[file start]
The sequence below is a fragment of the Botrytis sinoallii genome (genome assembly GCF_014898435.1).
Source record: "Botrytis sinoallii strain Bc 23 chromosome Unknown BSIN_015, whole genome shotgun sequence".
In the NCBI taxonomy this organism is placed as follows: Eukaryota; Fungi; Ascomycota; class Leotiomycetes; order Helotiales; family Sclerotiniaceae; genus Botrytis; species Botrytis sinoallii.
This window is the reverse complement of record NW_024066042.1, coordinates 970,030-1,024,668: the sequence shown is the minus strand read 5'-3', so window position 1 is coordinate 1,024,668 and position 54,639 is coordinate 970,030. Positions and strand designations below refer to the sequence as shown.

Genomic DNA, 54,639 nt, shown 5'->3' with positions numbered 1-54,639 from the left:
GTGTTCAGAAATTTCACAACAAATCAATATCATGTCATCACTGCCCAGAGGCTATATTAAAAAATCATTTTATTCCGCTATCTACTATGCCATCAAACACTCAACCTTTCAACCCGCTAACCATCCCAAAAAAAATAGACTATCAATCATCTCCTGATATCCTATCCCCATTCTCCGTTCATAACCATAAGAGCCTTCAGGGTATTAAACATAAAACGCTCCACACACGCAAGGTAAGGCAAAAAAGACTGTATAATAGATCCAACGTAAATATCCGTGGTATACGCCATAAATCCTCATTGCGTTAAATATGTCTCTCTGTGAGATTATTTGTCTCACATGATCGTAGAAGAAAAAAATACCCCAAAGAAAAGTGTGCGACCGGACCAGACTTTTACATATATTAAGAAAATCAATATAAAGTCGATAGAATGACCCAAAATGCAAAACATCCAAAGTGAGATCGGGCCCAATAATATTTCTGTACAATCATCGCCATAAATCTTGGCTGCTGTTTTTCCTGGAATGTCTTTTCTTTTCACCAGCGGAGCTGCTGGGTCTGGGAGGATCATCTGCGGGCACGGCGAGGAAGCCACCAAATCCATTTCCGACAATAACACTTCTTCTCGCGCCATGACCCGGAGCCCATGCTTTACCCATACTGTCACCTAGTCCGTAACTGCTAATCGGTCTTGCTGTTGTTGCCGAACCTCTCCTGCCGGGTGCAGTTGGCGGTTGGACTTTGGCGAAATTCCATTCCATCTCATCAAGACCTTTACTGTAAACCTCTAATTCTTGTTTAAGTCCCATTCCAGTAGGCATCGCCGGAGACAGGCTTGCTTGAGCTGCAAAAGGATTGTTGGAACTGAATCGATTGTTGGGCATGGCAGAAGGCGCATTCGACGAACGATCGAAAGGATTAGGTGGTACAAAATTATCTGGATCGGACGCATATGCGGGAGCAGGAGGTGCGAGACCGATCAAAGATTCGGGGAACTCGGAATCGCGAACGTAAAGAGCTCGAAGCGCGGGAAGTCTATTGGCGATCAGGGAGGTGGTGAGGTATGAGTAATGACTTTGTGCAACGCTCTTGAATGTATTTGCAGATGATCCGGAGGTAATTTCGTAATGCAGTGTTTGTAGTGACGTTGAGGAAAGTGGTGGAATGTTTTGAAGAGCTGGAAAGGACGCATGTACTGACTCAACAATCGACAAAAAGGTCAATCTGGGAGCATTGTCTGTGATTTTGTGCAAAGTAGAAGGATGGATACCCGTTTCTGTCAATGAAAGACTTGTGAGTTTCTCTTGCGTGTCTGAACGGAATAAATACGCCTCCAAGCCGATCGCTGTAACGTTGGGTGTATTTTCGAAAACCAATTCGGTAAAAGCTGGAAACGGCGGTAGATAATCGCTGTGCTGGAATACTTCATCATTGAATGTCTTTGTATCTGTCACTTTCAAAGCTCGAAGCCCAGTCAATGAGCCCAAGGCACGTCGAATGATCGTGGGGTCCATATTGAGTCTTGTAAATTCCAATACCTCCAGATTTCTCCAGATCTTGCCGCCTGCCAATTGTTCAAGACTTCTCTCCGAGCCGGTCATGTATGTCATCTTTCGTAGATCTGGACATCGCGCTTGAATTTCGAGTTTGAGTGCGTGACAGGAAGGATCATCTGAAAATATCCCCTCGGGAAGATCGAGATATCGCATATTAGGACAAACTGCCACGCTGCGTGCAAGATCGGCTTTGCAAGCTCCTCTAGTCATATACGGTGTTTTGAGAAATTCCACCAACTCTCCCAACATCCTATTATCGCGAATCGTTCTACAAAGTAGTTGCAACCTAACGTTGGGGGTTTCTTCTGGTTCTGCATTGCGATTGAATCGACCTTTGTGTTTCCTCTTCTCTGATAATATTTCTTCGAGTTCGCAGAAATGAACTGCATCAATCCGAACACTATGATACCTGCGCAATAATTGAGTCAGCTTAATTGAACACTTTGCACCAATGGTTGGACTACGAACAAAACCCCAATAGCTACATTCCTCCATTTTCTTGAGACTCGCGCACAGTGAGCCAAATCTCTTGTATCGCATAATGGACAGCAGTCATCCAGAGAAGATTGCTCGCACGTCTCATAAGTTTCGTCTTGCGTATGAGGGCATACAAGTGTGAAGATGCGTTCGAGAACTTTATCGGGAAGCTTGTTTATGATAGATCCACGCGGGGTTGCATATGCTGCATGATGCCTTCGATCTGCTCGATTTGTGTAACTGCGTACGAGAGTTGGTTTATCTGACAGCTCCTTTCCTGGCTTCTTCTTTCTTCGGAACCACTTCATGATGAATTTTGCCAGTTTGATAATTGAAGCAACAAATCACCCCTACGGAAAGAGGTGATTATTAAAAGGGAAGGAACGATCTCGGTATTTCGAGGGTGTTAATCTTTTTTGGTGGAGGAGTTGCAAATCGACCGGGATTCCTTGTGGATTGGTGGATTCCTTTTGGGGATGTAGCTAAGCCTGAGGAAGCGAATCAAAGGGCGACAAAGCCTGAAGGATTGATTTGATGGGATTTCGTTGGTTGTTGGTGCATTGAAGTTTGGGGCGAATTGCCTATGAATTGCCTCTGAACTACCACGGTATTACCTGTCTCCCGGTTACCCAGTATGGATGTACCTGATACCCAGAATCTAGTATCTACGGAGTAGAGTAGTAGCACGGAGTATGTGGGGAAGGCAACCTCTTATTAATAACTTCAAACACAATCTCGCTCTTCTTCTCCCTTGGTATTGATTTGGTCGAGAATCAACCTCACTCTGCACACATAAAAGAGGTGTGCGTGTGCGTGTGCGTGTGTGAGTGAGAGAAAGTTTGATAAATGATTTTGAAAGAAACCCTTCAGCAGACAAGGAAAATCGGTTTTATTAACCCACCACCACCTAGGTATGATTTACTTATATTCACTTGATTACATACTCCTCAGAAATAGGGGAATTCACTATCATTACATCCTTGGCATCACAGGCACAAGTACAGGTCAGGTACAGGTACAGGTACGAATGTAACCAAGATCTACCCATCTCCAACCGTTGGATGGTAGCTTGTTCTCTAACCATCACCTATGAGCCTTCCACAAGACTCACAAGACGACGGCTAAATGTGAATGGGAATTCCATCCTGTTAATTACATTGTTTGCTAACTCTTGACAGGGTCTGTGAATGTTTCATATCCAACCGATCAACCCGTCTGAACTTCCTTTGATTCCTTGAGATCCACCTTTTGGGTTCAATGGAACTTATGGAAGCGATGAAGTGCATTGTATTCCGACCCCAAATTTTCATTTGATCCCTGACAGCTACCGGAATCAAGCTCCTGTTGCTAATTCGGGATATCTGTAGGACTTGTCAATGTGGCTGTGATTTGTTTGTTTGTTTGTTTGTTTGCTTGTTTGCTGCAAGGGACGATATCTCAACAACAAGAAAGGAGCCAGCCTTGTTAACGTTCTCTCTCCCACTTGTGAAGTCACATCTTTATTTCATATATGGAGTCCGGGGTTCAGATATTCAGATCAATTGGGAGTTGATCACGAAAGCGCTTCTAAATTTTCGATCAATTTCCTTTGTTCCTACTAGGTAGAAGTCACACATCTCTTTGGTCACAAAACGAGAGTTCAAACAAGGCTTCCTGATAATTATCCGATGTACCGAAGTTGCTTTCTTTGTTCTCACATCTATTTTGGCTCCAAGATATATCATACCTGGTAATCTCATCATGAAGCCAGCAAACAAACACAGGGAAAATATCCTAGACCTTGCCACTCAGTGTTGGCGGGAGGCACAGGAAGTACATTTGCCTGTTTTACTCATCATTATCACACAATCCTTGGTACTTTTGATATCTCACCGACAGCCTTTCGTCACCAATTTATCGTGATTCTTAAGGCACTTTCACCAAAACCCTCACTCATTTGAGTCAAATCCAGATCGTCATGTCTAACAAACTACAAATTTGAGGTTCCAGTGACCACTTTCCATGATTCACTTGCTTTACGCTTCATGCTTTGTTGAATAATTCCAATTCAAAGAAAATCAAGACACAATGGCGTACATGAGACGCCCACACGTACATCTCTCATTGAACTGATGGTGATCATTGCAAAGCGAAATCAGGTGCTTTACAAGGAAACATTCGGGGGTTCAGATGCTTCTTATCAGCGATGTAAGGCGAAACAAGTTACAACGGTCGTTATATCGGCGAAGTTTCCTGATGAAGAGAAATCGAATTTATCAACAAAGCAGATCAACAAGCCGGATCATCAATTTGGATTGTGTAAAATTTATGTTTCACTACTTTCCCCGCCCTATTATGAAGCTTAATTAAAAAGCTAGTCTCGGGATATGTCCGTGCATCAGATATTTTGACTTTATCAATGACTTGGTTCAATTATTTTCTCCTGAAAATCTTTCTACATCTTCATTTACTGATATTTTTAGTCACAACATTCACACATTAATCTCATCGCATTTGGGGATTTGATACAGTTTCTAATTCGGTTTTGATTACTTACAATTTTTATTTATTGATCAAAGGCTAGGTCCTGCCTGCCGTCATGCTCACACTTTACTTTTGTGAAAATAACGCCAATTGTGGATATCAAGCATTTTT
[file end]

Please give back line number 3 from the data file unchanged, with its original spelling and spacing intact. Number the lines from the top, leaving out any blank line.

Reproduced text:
In the NCBI taxonomy this organism is placed as follows: Eukaryota; Fungi; Ascomycota; class Leotiomycetes; order Helotiales; family Sclerotiniaceae; genus Botrytis; species Botrytis sinoallii.